Imagine my surprise and delight when, in a conversation with Jayden last Sunday about this very reading, they shared how it spoke to them. The Spirit was truly at work.
When I invited Jayden to consider reflecting on this reading and share some more of their story, they graciously accepted. So, we both are going to reflect a little on today’s reading and at this time, I am going to invite Jayden to turn on their camera and mic and share their thoughts with us.
I am in the middle of rearranging my home right now. In preparation for speaking to you this Sunday I took everything messy and shoved it in a corner so I could appear a little bit more… put together. I feel like we’re all guilty of this to some degree: presenting ourselves as an image we hope others will find more palatable.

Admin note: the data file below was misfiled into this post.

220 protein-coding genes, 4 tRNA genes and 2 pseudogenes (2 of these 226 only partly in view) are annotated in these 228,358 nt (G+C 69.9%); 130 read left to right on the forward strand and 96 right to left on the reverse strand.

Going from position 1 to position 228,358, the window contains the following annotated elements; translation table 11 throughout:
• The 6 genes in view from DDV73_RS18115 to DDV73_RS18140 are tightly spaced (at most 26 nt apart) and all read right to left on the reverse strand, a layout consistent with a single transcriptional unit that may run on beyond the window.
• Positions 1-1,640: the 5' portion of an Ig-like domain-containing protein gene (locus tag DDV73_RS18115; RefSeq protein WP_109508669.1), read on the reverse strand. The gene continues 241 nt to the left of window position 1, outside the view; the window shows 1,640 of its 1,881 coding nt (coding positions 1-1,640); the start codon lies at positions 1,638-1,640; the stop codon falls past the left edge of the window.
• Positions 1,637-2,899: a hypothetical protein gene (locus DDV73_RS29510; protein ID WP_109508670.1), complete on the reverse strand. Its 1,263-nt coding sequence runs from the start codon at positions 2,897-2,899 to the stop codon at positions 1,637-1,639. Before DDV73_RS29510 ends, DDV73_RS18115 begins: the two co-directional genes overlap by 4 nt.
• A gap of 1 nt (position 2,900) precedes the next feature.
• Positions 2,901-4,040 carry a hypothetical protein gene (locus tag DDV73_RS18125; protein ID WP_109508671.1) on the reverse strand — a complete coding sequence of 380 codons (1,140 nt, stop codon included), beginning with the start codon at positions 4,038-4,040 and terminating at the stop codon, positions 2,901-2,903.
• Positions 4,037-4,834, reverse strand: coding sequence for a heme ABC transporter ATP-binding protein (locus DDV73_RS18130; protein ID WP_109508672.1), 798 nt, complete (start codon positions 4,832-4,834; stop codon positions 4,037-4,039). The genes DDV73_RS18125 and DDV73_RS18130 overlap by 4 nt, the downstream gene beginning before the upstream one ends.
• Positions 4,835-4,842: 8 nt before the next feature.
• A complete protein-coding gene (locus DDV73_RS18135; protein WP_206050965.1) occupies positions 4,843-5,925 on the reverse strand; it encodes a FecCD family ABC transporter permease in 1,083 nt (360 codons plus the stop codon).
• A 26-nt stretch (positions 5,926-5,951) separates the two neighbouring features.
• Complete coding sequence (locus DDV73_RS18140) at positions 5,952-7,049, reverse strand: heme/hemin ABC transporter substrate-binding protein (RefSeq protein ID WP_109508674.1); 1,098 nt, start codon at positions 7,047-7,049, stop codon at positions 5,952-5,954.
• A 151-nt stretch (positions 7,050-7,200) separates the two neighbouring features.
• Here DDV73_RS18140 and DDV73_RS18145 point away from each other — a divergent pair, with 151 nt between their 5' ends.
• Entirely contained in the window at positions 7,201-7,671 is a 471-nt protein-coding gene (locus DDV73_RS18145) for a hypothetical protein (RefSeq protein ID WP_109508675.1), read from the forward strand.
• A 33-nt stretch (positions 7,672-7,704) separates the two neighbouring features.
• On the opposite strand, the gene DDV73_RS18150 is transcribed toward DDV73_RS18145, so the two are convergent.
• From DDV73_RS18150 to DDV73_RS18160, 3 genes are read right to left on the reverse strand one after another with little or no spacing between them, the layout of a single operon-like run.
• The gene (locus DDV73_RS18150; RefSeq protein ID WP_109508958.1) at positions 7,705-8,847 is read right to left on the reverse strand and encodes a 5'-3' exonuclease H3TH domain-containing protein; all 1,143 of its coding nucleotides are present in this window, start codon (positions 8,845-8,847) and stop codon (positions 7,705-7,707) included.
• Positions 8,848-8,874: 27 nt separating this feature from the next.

I have to tell you that not even five feet away from me off camera is a pile of stuff I desperately need to go through. Despite what you can see, my home is a bit of a disaster right now. I share that because I think it’s a wonderful analogy.
This pandemic has brought isolation. Unrest. This great upheaval of everything we knew: our routines, our lives, the constant distractions — gone in an instant and I, like so many of you, had my pile of stuff. This pile of unresolved things I’ve always pushed into the corner and ignored by filling my time with the need to be too busy to think.